Little has been written about the post-Shiloh Union advance on Corinth, Mississippi until now. With the release of Timothy B. Smith’s new volume on this campaign; Corinth 1862: Siege, Battle, Occupation that has changed. Once thought to be an overly cautious, glacially paced period of inaction this period has been brought to life. Included in this new work is a description of the small battle near Farmington, Mississippi that caught my attention. The seemingly insignificant affair had consequences far beyond the short fight and led to a lost Confederate opportunity.
As a wary MG Henry Halleck inched his way forward with his Union host, comprised of MG John Pope’s Army of the Mississippi, MG George Thomas’ Army of the Tennessee, and MG Don Carlos Buell’s Army of the Ohio, the Confederate leader faced a difficult choice. In the important railroad junction town of Corinth MG P.G.T. Beauregard realized to wait for the Federal arrival would mean certain failure in the face of Halleck’s multitudes. He understood that while he must prepare the defenses of the town he also had to create a means to strike a blow against any portion of the Federal juggernaut that exposed itself to even the odds. To locate such an opportunity he placed brigade sized elements well forward on the flanks of the Union advance. These units would keep an eye open for the chance that Beauregard was waiting for. The chance to strike was slow in coming. Halleck operating under the watchful eye of Assistant Secretary of War Thomas A. Scott was determined to avoid another Shiloh like surprise moved forward in well-coordinated moves followed by entrenchment at every stop. The painfully cautious advance was made even slower by the onset of violent rains that made the roads a miry mess. Nevertheless Halleck trudged forward is short spurts leaving little chance for successful implementation of his desire to strike. The Confederate outposts were driven back by the sheer weight of the solid blue wall. As the Federals armies approached Corinth the Confederate leader adjusted his defenses but continued to look for a chance to attack.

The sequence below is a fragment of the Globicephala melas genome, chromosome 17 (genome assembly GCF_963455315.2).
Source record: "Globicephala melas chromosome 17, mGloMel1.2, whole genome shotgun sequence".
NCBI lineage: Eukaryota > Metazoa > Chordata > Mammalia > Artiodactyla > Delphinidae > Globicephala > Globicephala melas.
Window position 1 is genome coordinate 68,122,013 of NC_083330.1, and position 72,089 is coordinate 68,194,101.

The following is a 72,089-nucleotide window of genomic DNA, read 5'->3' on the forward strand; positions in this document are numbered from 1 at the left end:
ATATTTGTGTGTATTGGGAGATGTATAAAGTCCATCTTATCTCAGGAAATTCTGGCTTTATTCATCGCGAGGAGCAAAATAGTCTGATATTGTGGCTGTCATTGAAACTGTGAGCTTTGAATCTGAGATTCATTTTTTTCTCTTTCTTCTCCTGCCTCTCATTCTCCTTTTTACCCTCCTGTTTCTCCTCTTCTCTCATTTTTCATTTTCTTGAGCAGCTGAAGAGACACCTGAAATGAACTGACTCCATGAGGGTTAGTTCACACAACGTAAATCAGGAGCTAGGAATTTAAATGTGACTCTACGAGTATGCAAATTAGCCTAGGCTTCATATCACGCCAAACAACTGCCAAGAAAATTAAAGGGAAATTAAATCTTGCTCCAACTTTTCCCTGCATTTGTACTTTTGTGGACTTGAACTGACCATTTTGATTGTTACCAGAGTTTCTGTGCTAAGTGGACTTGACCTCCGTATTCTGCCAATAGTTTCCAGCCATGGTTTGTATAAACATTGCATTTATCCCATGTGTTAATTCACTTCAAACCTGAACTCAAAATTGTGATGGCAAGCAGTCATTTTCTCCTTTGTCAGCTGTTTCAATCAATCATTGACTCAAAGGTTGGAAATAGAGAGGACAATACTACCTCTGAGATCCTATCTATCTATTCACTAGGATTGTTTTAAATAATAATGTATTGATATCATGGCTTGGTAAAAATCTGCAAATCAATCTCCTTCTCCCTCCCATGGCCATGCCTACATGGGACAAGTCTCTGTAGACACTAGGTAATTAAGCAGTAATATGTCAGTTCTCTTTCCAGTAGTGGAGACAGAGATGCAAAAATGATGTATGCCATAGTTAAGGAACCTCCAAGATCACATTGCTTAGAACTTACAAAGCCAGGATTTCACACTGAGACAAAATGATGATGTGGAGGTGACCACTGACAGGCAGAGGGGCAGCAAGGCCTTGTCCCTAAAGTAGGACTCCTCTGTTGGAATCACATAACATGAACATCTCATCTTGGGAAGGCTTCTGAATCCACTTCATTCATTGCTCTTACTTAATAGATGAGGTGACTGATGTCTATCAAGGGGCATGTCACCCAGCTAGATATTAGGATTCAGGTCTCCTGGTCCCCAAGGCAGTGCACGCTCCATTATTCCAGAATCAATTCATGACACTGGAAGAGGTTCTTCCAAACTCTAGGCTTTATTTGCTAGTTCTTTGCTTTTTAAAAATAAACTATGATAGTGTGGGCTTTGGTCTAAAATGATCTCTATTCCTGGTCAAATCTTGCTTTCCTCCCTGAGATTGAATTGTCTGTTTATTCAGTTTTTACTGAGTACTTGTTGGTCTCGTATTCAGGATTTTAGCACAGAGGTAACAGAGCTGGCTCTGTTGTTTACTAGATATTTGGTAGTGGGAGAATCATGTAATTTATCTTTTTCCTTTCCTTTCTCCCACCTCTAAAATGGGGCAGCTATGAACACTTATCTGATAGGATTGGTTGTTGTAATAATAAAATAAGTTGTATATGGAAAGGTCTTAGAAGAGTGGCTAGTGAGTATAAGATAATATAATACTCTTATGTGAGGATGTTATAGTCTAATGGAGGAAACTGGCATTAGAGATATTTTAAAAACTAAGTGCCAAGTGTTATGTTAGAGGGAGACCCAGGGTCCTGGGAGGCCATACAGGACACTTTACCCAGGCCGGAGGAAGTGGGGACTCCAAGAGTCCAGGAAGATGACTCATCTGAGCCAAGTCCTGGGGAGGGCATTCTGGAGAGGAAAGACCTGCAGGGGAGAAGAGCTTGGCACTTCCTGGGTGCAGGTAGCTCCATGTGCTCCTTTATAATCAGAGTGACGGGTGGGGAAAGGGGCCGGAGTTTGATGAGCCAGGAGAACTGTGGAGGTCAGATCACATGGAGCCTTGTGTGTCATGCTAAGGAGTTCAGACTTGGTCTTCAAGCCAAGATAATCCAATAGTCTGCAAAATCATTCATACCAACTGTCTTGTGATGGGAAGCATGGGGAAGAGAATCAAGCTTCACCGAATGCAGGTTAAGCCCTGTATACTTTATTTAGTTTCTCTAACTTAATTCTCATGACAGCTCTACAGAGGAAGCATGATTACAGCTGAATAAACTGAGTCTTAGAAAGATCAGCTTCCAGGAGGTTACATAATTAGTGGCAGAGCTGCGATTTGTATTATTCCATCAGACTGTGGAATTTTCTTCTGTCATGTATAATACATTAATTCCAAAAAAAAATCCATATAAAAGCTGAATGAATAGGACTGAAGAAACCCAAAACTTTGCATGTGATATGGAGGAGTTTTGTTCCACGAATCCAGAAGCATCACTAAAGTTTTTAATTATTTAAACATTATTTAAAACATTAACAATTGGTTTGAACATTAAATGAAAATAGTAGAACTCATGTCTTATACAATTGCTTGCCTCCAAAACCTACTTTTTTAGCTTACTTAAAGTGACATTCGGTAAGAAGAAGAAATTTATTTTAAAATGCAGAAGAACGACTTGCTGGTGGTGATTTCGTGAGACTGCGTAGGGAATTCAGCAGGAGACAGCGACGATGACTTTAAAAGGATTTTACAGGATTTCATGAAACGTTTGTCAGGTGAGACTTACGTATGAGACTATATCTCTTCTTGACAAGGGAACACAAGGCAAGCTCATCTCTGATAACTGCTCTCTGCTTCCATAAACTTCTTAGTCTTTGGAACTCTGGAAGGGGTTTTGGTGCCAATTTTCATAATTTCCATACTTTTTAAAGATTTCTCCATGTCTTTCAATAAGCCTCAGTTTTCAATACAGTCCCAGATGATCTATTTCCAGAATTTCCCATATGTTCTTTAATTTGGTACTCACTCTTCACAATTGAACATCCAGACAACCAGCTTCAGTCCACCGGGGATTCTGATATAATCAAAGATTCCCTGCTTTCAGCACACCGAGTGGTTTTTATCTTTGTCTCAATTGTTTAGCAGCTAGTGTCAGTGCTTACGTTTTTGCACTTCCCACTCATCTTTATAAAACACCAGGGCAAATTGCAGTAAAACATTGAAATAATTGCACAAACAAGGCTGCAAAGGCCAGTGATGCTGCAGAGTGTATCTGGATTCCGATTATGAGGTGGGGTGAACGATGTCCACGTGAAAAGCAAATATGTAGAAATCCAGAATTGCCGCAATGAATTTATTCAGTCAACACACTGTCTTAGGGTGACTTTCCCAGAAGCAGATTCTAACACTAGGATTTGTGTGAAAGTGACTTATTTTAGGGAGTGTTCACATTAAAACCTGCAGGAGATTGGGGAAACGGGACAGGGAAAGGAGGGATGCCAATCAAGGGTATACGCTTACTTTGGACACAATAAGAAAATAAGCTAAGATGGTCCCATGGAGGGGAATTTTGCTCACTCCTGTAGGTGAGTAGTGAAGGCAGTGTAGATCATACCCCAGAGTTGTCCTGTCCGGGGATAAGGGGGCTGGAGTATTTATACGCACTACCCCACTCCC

The approaches to Corinth were laced with water barriers that posed serious obstacles to the Union advance in the wet weather. They would force the Union army to break away from their unified formation to make use of the available crossings. Halleck was cognizant of the dangers the crossings posed and warned against a lack of vigilance whenever they were confronted. Any portion of his army that crossed would be semi-isolated from assistance by the inability to cross large bodies of support troops in an emergency. To avoid catastrophe he insisted on thorough reconnaissance before any passage would be made. These reconnaissance were then to cross back to the safe side of the river to make their report.
As John Pope’s left wing approached Seven Mile Creek during the first week of May Beauregard sensed the opportunity he had been waiting for. Knowing that Pope would have to conduct a reconnaissance in the area south to Bridge Creek he laid out his plan to trap the Federals between the two streams. When the Union foray came Braxton Bragg would confront them with two divisions (Ruggles and Trapier) while Earl Van Dorn with three divisions (Jones, Price, and McCown) marched to an area south of Farmington. When the Federals focused their attention on Bragg their flank would be open and Van Dorn could roll them up with an attack from the south. It was a simple plan but had every chance of being successful if the Union commanders acted as expected. There was no bait necessary, Halleck was coming for Corinth and to get there he had to enter the target area of operations. The only question were when he would do so; in what strength; and how careful they would be when they did so.
- The Battle of Farmington, Mississippi – Part 1
- The Battle of Farmington, Mississippi – Part 2
- The Battle of Farmington, Mississippi – Part 3
- The Battle of Farmington, Mississippi – Part 4
- The Battle of Farmington, Mississippi – Conclusion
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